Yorktown sinking, June 7th 1942. Courtesy of the Naval History & Heritage Command NH #106011.

 

“That’s alright, fellas,” Captain Buckmaster told his men. “We’ll get another ship and come out again.”

By the time the first shots were fired at Midway, Yorktown was already nearly half a year overdue for a major refit. The emergency repairs performed at Pearl Harbor were intended to keep her seaworthy for two or three weeks. She had been nearly blown to bits over the course of two major battles. And still, she gave more: her last great contribution was soaking up a Japanese counterattack that could easily have been aimed at one of the healthy carriers.

The truth is, the Japanese had to sink her three times before it finally “took.”

Here’s to the Heroes Who Made Yorktown Great

Despite her toughness, resilience, and valiant contribution to the war In the Pacific, Yorktown was still just a ship. Yorktown only achieved greatness because of the heroes who made her great.

On this Memorial Day, we honor them all. First and foremost, to the 207 Yorktown crewmembers who died in the Battles of Coral Sea and Midway. And to her crew, who put our fires, patched her up, and carried on in the face of constant duress. And to the Devastator torpedo bomber pilots who knew they wouldn’t make it back. To the Dauntless scout bomber pilots who directly contributed to the sinking of three Japanese aircraft carriers. To the shipyard workers at Pearl Harbor, who did the impossible. And, of course, to the savvy leadership of Capt. Buckmaster, Admiral Spruance, Admiral Fletcher and Admiral Nimitz..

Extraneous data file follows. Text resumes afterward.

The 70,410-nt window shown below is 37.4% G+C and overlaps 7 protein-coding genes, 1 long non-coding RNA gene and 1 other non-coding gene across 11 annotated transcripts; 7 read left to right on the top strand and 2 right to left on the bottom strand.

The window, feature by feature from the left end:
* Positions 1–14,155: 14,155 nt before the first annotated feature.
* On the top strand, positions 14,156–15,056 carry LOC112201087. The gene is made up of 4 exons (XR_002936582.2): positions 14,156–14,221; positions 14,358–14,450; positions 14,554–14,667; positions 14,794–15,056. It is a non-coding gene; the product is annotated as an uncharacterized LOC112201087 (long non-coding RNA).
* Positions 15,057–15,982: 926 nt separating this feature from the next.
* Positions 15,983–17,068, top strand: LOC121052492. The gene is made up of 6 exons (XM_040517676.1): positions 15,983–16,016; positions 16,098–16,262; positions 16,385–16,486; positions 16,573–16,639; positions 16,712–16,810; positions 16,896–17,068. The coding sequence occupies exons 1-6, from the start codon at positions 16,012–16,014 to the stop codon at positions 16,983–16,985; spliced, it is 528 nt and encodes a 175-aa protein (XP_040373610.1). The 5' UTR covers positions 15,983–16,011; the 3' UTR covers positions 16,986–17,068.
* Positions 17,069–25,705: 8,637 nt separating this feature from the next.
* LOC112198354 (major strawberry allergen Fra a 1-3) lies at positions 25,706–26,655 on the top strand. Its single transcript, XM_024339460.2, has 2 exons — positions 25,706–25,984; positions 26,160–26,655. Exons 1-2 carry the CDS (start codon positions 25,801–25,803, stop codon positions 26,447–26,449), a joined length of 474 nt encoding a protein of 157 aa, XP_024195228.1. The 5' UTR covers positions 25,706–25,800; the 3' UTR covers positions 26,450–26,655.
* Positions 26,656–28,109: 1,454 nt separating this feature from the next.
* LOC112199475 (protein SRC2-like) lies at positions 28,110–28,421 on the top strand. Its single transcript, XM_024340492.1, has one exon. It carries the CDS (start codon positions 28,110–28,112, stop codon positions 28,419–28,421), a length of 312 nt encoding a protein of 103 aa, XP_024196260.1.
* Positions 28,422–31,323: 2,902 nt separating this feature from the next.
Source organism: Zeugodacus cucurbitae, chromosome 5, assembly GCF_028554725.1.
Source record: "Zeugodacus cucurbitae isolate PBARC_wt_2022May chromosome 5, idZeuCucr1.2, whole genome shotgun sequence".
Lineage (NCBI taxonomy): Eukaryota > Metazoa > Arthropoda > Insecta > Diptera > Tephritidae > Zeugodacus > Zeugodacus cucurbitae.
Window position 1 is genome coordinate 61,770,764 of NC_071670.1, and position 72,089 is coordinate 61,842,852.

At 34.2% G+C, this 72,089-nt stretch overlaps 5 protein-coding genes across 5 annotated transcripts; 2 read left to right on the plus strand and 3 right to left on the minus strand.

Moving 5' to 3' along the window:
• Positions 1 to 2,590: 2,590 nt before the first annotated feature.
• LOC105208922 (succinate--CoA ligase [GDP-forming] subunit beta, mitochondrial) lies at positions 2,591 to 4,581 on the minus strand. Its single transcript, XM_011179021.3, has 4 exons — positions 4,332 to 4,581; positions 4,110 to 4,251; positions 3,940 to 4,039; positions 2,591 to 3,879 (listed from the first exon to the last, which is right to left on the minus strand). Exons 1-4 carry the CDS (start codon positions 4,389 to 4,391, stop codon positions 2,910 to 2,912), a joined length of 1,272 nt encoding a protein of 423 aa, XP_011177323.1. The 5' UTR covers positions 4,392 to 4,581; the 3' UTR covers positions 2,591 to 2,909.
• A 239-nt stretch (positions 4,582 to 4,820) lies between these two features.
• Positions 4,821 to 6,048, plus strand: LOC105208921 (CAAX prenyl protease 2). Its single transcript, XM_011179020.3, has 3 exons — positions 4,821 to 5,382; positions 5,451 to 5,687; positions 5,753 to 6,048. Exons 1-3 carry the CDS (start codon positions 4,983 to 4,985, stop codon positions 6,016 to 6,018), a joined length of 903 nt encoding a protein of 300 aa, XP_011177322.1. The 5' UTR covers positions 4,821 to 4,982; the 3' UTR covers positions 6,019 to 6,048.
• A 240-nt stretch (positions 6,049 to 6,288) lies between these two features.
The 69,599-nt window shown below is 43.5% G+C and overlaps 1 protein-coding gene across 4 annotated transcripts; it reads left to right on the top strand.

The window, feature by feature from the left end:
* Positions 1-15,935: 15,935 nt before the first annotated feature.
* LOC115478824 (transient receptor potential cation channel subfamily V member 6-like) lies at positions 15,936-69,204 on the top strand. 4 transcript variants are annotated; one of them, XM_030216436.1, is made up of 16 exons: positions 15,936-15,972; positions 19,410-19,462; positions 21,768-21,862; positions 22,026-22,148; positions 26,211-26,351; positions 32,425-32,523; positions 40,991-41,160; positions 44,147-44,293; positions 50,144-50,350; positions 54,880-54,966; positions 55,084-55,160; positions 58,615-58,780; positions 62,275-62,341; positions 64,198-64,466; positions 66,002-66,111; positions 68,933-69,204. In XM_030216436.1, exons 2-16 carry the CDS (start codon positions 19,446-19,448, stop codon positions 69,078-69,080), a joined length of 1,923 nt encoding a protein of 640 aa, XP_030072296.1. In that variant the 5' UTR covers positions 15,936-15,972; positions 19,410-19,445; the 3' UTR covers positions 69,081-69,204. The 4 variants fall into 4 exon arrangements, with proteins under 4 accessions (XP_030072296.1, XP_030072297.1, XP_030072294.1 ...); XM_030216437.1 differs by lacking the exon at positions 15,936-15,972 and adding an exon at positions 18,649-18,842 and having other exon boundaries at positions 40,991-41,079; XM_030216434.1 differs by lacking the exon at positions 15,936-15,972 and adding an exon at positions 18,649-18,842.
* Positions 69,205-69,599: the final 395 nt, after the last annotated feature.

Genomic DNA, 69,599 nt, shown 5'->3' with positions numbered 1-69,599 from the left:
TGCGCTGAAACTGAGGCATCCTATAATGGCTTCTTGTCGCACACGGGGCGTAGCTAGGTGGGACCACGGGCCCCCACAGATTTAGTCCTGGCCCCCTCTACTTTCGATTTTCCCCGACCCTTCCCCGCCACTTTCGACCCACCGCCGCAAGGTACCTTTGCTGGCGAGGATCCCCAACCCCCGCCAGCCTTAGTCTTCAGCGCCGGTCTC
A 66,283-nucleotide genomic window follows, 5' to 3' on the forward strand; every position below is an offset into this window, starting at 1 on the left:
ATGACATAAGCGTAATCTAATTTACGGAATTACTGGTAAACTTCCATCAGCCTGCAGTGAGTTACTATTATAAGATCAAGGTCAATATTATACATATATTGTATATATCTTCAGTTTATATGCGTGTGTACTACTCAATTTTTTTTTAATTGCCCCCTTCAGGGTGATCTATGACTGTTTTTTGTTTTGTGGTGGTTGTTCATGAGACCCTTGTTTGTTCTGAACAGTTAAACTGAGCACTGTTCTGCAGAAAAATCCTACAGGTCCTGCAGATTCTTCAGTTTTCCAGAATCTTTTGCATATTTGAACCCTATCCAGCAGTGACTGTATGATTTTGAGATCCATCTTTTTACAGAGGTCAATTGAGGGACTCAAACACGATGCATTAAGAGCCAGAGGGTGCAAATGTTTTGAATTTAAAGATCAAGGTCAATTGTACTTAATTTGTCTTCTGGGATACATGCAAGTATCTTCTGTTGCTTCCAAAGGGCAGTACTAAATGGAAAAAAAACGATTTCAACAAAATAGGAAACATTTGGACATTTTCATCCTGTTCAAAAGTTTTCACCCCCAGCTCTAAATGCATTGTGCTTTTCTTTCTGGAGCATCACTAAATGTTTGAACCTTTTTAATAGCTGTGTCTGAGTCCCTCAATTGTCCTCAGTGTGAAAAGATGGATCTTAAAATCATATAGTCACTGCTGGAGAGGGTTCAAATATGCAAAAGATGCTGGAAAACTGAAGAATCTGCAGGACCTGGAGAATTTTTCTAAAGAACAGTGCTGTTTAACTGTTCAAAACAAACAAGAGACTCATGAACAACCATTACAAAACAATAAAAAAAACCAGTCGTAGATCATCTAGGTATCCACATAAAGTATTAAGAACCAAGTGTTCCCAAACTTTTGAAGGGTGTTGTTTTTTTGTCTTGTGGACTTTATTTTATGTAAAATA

Today, we honor those brave men, as we honor so many others for their sacrifices in serving our great nation. I’d like to offer a heartfelt thank you to all those who serve and have served.

Just one more note…I’ve never served, and as hard as I have tried to get my terminology correct and not be disrespectful, I admit that I may have made a misstep. Please feel free to correct me. – Thanks

Notes:

  • It’s unfortunate that by focusing on Yorktown, the contributions of Enterprise and Hornet, and of the ground forces on Midway, are implicitly minimized. This is not the case. The USS Hornet launched the Doolittle Raid and participated in both Guadalcanal and the Battle of the Santa Cruz Islands, USS Enterprise ended the war as the Navy’s most decorated ship, and the Marines stationed on Midway Island put up a hell of a fight and never flinched.